I'm curious to see where asyncio goes in python, but I'm a bit skeptical after seeing how much of a pain it was to use Tornado on a large web app. In the meantime I'll be using Gevent + Flask, which isn't perfect since it adds some magic & complexity but has the huge upside of letting you keep using all the libraries you're used to.
The main benefit of Node as I see it is that the entire Node community uses the same IO Loop whereas Python's community is fragmented between normal sync code and multiple different IO Loops (asyncio will probably help with this).
Just one point, please make sure you have designed DB access as a core part of your framework (e.g. ). Too many frameworks discount database interaction until it's too late.
Oh and please please choose your name so that it doesn't conflict on Google search. http://www.spinframework.org
 http://initd.org/psycopg/docs/advanced.html#async-support vs https://github.com/chtd/psycopg2cffi
I strongly advise against this. One of the reasons Flask is so attractive is the fact that it does not enforce any database on you.
Thanks to its decoupled design you can use it purely as a routing library, which is great! Letting the framework decide something important as the database is a bad idea. 
what frequently happens is a web framework without a thought for any kind of DB interaction (or as you put it... a routing library). In things like an async web framework, that could leave users hanging. For example, psycopg vs psycopg2 vs psycogreen vs psycopg2-cffi . Tell me which one to use and benchmark it.
I agree, its a fine line. And we can keep going back and forth whether a framework should "recommend" or not recommend. But in case like this - I think there will NOT be a lot of libraries that will be compliant with the async usecase. I would hope that this framework will recommend... but not ship "batteries included".
Most database libraries don't play very well with non blocking code. In fact nodejs dB libraries were specifically designed for this.
Building async frameworks is not trivial - http://initd.org/psycopg/docs/advanced.html#async-support
Indeed, we want to make it very easy to use, especially a clean/discoverable API, simple debugging, clear errors, etc. Which is the stuff async frameworks are not good at, and an incredible added value.
It's a lot more work we initially thought. When you are doing async, you now think, not with a sequence of actions ordered in time, but with events. So for your framework to be usable, you must provide hooks to:
- do something at init
- register a component
- do something when a component is registered
- do something once it's ready
- do something when there is an error
- do something when it shuts down
But, we learned while coding the project that, with asyncio, exceptions in coroutine don't break the event look (except KeyboardInterrupt which is a weird hybrid) while exceptions from the loop do break it.
Plus you have to make a nice setup, which auto starts the event loop with good default so that people don't have to think about it for simple apps. But it must be overridable, and handle the case where your framework is embeded inside an already started event loop, and make it easy to do so.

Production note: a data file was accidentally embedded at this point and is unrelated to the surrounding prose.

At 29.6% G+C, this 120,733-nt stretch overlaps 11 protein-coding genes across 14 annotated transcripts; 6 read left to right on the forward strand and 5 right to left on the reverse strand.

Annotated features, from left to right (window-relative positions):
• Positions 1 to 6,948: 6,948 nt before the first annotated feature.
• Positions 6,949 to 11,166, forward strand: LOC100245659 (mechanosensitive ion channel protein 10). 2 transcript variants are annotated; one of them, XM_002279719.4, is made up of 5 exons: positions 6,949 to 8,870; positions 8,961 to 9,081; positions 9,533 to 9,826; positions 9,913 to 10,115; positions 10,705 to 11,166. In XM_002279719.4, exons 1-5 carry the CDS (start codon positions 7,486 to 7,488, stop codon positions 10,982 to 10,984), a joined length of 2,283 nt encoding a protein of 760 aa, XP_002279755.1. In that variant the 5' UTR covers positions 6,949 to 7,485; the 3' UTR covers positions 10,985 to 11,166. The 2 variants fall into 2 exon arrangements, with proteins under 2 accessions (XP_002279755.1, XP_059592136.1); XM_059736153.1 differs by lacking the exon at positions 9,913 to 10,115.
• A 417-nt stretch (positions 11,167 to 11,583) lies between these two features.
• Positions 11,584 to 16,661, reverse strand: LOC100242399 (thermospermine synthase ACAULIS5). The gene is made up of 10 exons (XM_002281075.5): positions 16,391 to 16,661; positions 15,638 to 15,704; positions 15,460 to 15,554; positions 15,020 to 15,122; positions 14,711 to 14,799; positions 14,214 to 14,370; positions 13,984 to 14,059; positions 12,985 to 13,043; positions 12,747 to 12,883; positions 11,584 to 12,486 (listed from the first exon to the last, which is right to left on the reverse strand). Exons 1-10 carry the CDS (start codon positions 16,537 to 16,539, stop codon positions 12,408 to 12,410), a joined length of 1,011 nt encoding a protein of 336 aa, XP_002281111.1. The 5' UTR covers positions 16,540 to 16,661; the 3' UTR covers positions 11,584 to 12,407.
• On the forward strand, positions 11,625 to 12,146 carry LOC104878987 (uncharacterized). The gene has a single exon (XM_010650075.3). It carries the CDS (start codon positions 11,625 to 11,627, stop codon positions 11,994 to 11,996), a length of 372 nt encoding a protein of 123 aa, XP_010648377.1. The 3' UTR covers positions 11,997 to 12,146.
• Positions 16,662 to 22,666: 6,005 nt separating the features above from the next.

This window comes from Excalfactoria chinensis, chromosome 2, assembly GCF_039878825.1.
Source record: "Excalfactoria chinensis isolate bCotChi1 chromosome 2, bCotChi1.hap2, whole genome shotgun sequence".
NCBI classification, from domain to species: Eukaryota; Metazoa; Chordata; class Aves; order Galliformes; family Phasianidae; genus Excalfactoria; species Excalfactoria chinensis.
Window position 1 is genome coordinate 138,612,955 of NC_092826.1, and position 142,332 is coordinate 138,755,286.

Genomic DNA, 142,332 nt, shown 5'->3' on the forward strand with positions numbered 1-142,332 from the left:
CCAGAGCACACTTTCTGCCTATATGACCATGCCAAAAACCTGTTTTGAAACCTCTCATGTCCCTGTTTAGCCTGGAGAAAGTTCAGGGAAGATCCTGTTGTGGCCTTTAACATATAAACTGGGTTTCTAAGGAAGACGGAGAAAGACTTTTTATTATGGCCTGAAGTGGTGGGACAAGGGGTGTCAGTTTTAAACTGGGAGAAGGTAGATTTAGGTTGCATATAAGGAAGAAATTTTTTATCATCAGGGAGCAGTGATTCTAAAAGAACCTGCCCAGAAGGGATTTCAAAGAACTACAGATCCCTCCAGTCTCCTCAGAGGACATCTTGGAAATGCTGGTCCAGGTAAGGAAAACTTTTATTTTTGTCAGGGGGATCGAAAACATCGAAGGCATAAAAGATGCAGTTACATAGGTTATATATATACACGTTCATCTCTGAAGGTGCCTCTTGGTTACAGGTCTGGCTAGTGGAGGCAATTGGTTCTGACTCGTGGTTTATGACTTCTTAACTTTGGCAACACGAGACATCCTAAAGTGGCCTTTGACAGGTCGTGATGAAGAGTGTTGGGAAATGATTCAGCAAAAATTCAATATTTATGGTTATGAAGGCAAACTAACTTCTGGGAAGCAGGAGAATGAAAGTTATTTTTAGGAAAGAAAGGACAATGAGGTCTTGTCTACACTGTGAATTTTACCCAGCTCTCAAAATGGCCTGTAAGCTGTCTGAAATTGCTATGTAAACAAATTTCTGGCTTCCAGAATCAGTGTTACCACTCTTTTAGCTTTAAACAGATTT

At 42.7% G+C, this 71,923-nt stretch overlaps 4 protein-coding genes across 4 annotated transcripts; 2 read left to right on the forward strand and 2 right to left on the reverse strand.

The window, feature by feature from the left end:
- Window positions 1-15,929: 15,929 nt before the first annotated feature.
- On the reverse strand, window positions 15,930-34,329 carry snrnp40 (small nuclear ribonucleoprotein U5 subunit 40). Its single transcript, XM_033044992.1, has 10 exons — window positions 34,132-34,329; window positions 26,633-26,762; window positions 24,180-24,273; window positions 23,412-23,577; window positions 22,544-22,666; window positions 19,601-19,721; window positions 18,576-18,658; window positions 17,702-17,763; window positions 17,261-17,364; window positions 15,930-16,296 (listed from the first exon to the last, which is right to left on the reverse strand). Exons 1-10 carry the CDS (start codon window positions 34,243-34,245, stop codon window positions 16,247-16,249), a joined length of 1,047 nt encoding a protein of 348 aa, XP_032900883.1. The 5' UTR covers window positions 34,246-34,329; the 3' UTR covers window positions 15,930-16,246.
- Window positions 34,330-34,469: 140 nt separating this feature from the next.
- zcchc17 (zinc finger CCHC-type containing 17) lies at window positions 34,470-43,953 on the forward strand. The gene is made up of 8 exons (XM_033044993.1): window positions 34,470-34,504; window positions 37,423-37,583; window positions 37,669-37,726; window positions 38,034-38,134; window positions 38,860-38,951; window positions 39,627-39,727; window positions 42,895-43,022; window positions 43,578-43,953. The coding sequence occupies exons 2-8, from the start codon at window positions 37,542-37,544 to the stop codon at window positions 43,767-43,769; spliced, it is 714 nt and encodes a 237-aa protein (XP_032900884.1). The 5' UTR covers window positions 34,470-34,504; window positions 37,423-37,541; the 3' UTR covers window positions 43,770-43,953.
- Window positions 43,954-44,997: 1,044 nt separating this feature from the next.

It's one of the strong point of gevent: you don't have to think about it. With asycio/twisted, you have the benefit a explicit process switch and parallelism, but you need to pay the price with verbosity and complexity. We try to create a balance, and it's turns out to be harder than expected.
Then you have to make clear error reporting, especially iron the implementation mixing Task, Futures, coroutine functions and coroutines. Provide helpers so that common scheduling is done easily...
And you haven't even talked about HTTP yet. This is just proper asyncio management. This is why nobody made a killer framework yet : it's a looooooot of work, it's hard, and it's very easy to get it wrong. Doing like <sync framework> but async doesn't cut it.
- It's verbose compared to flask.
- It reinvent the wheel, while flask uses great components such as werkzeug.
- If you want to make a component, it's complex.
- It doesn't come battery included for the Web like Django, just the bare minimum.
- It misses the opportunity to provide task queues, RPC or PUB/SUB which are key components to any modern stacks are made easily possible by having persistent connections.
- It ignores async/await potential of unifying threads/process/asyncio and don't allow easy multi-cpu.
Or maybe it's a simple problem of aiohttp performance -- as shown in the blog post, its HTTP parser is a bit slow.
In general, I'd recommend to use a fewer number of sockets and implement some pipelining of API requests.
Not long ago I saw example here that someone was creating a new session for every single connection. This is not very optimal way of using it. If you use it within same session, aiohttp will make use of keep-alive, which in turn will reuse existing connections and reduce overhead. You also won't need to use a semaphore, since you can define limit in TCPConnector.
Why you had performance issues? As other said, you were making thousands of connections, each socket need to be in TIME_WAIT state for 2 minutes after closing (limitation of TCP, SCTP does not have this problem). So if you use all connections within short time, you'll essentially run out of them. Some people use tcp_tw_reuse/recycle, and that solves this issue, but that makes your connections no longer follow RFC and you might encounter strange issues later on. The advice above should resolve your problem without any hacks.
I did not see any benchmarks in the repo to support this. How was this statistic determined?